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FAQs on Sciatica Treatment


Sciatica or radiculopathy is a common painful condition affecting men and women in their 40s and beyond. The disorder affects over 4 percent of Americans at any given time and is considered the most important cause of back pain. While those in their late 50s and early 60s are more susceptible to sciaticait can occur in individuals as young as 20.


What is sciatica?

Sciatica indicates pain and other symptoms associated with injury, irritation, pinching, or compression of the sciatic nerve. A type of neuropathy, sciatica cannot be called a disease. At best, it is an umbrella term used to denote a range of symptoms linked to irritation of the sciatic nerve.

The sciatic nerve is the primary means of sensation to thigh, hip, buttock, leg and foot. When it becomes subject to irritation, inflammation, injury or root compression, it cannot function properly. Pain starts in one or more of “five spinal nerve roots of each sciatic nerve” and radiates to the back, thigh and leg. 

How does sciatica set in?

The sciatic nerve is positioned on the back of the thigh and runs from the lower back to the leg. Any bone protrusion, injury, tumor or disc herniation results in the compression of the nerve roots. Similarly, infection, muscle spasm, spasticity and excessive stress may cause inflammation of the nerve. The sciatic nerve becomes irritated and patients experience sciatica symptoms, including pain.

What are symptoms of sciatica?

The sciatic nerve branches into different spinal nerves and provides motor and sensory information to various parts of skin and muscles. Symptoms and patterns of pain vary based on which spinal nerve root is affected. The most common symptoms may include,

  • sharp, jolting pain that starts in the lower back, hip and thigh and gradually spreads to buttocks and leg
  • leg cramps
  • burning pain along the pathway of the sciatic nerve
  • numbness, muscle weakness and loss of reflexes
  • pain in one or both buttocks
  • pain extends from the back of the thigh to the foot and worsens with sitting or squatting
  • pain intensity increases with stress/ pressure

What are the causes of sciatica?

Sciatica is caused when the sciatic nerve is squeezed, irritated or inflamed because of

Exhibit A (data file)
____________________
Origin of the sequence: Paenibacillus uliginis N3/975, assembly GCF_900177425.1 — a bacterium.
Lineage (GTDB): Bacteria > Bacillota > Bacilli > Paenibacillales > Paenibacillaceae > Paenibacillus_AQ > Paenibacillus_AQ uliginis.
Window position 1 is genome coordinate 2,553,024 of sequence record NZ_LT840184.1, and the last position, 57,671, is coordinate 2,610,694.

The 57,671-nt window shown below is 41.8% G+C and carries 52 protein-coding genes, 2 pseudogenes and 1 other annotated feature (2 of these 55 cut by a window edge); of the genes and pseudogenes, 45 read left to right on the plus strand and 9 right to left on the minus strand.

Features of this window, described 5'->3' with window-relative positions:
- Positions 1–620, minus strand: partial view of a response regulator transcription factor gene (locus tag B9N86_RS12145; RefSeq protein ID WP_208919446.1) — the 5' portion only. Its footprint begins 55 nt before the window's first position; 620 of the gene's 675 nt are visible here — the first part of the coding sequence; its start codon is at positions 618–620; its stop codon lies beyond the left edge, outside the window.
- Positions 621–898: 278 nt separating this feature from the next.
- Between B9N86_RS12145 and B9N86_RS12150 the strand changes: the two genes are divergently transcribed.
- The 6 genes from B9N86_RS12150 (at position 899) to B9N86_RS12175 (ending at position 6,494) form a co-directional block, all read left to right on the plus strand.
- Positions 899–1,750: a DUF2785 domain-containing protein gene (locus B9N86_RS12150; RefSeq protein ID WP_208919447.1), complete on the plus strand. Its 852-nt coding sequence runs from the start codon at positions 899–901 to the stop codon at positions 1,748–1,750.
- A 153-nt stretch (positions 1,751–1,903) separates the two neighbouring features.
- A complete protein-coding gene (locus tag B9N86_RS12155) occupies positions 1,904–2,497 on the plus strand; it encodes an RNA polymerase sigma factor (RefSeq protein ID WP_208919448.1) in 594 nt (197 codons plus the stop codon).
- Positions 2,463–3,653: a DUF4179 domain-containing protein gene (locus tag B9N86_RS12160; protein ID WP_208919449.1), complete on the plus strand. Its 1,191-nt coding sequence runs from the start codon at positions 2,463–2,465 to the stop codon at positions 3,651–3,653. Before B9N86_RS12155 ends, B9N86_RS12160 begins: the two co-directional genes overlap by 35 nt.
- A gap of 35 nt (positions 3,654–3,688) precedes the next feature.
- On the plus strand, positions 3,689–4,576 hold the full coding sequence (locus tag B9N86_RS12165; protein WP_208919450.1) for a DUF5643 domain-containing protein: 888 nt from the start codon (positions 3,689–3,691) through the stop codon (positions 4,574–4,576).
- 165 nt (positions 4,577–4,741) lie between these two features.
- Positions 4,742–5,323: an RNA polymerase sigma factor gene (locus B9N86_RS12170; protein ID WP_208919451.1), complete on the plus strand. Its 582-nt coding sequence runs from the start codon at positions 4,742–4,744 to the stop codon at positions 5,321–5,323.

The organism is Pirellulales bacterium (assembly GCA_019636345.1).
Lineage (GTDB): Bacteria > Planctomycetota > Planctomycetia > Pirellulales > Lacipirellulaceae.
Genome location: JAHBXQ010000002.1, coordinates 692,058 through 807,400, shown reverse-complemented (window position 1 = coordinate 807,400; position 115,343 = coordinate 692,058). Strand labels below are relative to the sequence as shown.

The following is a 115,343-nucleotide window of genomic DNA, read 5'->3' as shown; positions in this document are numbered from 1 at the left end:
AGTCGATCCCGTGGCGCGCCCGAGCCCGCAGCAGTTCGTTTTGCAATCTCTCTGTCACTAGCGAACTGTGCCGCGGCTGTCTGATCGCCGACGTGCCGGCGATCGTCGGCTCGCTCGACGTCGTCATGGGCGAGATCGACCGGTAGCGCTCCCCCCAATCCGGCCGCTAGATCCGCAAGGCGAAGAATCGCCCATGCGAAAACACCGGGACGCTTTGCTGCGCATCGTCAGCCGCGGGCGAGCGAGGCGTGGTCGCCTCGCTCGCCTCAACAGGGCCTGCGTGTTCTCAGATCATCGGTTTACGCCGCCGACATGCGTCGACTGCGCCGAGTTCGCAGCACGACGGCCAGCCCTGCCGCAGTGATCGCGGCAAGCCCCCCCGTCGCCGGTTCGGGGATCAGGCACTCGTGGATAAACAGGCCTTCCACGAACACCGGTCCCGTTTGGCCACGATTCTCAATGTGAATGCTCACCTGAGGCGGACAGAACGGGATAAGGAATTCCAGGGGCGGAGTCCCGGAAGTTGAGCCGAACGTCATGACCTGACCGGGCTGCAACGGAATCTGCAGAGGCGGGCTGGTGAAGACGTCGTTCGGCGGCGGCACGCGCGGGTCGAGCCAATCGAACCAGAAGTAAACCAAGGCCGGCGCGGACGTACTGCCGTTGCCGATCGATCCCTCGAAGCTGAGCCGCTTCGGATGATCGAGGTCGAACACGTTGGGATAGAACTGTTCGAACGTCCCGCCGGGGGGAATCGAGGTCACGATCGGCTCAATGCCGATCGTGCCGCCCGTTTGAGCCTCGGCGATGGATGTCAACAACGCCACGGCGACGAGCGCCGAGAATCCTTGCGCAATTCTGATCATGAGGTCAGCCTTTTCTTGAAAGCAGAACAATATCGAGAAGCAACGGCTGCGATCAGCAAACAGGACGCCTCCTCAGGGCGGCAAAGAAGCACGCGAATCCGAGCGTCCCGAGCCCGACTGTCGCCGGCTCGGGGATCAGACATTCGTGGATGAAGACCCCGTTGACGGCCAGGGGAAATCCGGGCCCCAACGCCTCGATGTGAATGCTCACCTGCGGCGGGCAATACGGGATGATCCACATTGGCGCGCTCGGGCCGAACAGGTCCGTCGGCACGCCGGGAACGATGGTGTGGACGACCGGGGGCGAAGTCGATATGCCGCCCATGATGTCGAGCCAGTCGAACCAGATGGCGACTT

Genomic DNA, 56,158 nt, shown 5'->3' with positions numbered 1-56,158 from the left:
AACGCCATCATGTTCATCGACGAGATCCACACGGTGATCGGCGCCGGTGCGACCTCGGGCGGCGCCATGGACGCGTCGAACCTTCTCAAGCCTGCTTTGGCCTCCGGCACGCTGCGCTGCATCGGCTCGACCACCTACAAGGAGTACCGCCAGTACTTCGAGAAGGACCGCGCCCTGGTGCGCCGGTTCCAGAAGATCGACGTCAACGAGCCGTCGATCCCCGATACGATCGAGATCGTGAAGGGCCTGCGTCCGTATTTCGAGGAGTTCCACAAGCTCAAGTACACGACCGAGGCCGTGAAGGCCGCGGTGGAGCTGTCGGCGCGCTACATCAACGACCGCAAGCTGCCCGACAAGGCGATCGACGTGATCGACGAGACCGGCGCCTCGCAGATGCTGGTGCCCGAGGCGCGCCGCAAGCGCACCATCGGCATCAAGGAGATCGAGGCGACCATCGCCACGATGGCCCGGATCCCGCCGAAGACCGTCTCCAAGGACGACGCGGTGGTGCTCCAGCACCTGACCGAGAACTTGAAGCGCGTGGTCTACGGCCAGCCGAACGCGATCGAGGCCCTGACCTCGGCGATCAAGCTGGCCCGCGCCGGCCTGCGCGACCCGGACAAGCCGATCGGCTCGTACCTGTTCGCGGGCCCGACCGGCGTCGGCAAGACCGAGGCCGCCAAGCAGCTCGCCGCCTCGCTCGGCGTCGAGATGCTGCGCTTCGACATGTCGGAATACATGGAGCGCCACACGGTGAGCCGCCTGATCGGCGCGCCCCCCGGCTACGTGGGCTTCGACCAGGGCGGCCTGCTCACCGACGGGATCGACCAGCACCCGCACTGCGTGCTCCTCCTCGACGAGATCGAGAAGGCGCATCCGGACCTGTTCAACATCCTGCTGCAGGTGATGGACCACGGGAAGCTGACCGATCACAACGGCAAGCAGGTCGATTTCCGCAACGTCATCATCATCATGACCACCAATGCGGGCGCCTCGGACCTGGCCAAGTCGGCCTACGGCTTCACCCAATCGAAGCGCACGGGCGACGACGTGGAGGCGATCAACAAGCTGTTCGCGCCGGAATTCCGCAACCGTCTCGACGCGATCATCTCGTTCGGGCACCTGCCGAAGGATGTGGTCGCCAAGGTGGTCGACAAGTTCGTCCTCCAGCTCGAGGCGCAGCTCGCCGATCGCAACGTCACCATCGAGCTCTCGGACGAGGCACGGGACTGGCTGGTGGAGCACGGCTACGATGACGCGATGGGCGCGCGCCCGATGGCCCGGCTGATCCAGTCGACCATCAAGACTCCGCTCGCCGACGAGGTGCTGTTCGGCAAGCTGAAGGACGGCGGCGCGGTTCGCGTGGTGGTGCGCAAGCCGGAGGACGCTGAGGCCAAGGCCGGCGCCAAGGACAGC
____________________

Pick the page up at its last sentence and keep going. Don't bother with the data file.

• traumatic injury to the sciatic nerveherniated lumbar spine discs
  • stress or pressure on the lumbar spine
  • bone or muscle protrusion and pressure
  • injury or degeneration affecting spinal discs linked to the sciatic nerve
  • arthritis impacting lumbar spine discs
  • stenosis in the lower spine
  • muscle or tissue damage around the sciatic nerve due to lack of adequate blood supply 

Who are at increased risk of sciatica?

Arthritis, obesity, diabetes and neuropathic disorders increase the risk of sciatica. Pregnancy, sedentary lifestyle, heavy manual labor, spinal infection, smoking and recurrent stress on the sciatic nerve also add to the risk.

When to see a doctor?

Consult a doctor if you have persistent pain in the buttocks and thigh. Frequent cramps in the leg and pain while sitting are other indications of early sciatic nerve injury.

How is sciatica or lumbar radiculopathy diagnosed?

  • Comprehensive physical examination
  • X-ray to rule out other conditions
  • EMG and nerve conduction studies to determine if nerve damage is present, and if so, to what extentMRI or CT scans 

What are complications?

Prolonged sciatica may lead to worsening pain and disability impacting thighs and legs. Muscles become weak and reflexes may be diminished.. In severe cases patients with sciatica may develop paraplegia. What are the treatment methods available for sciatica or lumbar radiculopathy?

  • Conservative Treatment: Adequate rest, ice therapy, back massage, lifestyle changes and avoiding stressful activities may relieve early sciatica pain. Most patients require a specific type of Physical Therapy known as McKenzie Therapy (
  • Medication: Patients are prescribed NSAIDs or analgesic drugs to relieve pain, treat swelling and control inflammation.
  • Pain Management Injections
  • Epidural steroid injection: Injecting steroid into the epidural space results in 80 to 90 percent sciatica pain relief.
  • Spinal cord stimulator: It emits electrical impulses that stun irritated nerves and obstructs transmission of pain signals to the spine.
  • Surgery: Laminotomy and discectomy help decompress the squeezed sciatic nerve roots by removing a layer of the bulging disc.



Koes BW, van Tulder MW, Peul WC. Diagnosis and treatment of sciatica. 2007;334:1313-7.

Tarulli AW & Raynor EM (2007). Lumbosacral radiculopathy. Neurol Clin, 25(2):387-405.

Bronfort G, Evans RL, et al. Spinal manipulation, epidural injections, and self-care for sciatica: a pilot study for a randomized clinical trial. J Manipulative Physiol Ther. 2004 Oct;27(8):503-8.

Valat JP, Genevay S, et al. Sciatica. Best Pract Res Clin Rheumatol. 2010 Apr;24(2):241-52.


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1133 First Colonial Road
Virginia Beach, VA 23454
Phone: 757-496-2050
Fax: 757-689-4357

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